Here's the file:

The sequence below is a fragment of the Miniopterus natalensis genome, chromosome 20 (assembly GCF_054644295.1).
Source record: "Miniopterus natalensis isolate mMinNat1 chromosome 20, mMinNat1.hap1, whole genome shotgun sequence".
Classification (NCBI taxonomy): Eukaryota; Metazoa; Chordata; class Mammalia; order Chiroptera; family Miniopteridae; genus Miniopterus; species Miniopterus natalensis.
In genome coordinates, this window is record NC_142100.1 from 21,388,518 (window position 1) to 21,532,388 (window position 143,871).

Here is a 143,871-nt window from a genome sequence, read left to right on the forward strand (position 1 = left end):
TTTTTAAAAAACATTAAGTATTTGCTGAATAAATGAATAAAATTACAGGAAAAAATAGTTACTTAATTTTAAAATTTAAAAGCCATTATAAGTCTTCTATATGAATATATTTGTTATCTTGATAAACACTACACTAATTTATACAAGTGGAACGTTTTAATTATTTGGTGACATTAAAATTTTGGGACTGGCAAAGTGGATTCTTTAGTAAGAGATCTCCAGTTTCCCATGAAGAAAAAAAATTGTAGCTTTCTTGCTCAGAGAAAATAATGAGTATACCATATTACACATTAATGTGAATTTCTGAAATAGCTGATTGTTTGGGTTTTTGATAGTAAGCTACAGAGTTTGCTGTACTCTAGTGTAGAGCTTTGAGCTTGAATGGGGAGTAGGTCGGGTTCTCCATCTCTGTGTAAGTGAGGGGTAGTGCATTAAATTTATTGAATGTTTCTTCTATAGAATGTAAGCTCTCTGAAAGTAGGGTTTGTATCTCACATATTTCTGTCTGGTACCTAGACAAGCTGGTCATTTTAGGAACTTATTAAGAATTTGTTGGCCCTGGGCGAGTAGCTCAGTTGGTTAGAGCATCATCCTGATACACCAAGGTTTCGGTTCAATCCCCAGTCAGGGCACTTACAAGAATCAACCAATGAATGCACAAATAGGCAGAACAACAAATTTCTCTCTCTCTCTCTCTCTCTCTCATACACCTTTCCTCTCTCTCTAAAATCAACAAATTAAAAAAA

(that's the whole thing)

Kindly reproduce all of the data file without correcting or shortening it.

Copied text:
The sequence below is a fragment of the Miniopterus natalensis genome, chromosome 20 (assembly GCF_054644295.1).
Source record: "Miniopterus natalensis isolate mMinNat1 chromosome 20, mMinNat1.hap1, whole genome shotgun sequence".
Classification (NCBI taxonomy): Eukaryota; Metazoa; Chordata; class Mammalia; order Chiroptera; family Miniopteridae; genus Miniopterus; species Miniopterus natalensis.
In genome coordinates, this window is record NC_142100.1 from 21,388,518 (window position 1) to 21,532,388 (window position 143,871).

Here is a 143,871-nt window from a genome sequence, read left to right on the forward strand (position 1 = left end):
TTTTTAAAAAACATTAAGTATTTGCTGAATAAATGAATAAAATTACAGGAAAAAATAGTTACTTAATTTTAAAATTTAAAAGCCATTATAAGTCTTCTATATGAATATATTTGTTATCTTGATAAACACTACACTAATTTATACAAGTGGAACGTTTTAATTATTTGGTGACATTAAAATTTTGGGACTGGCAAAGTGGATTCTTTAGTAAGAGATCTCCAGTTTCCCATGAAGAAAAAAAATTGTAGCTTTCTTGCTCAGAGAAAATAATGAGTATACCATATTACACATTAATGTGAATTTCTGAAATAGCTGATTGTTTGGGTTTTTGATAGTAAGCTACAGAGTTTGCTGTACTCTAGTGTAGAGCTTTGAGCTTGAATGGGGAGTAGGTCGGGTTCTCCATCTCTGTGTAAGTGAGGGGTAGTGCATTAAATTTATTGAATGTTTCTTCTATAGAATGTAAGCTCTCTGAAAGTAGGGTTTGTATCTCACATATTTCTGTCTGGTACCTAGACAAGCTGGTCATTTTAGGAACTTATTAAGAATTTGTTGGCCCTGGGCGAGTAGCTCAGTTGGTTAGAGCATCATCCTGATACACCAAGGTTTCGGTTCAATCCCCAGTCAGGGCACTTACAAGAATCAACCAATGAATGCACAAATAGGCAGAACAACAAATTTCTCTCTCTCTCTCTCTCTCTCTCATACACCTTTCCTCTCTCTCTAAAATCAACAAATTAAAAAAA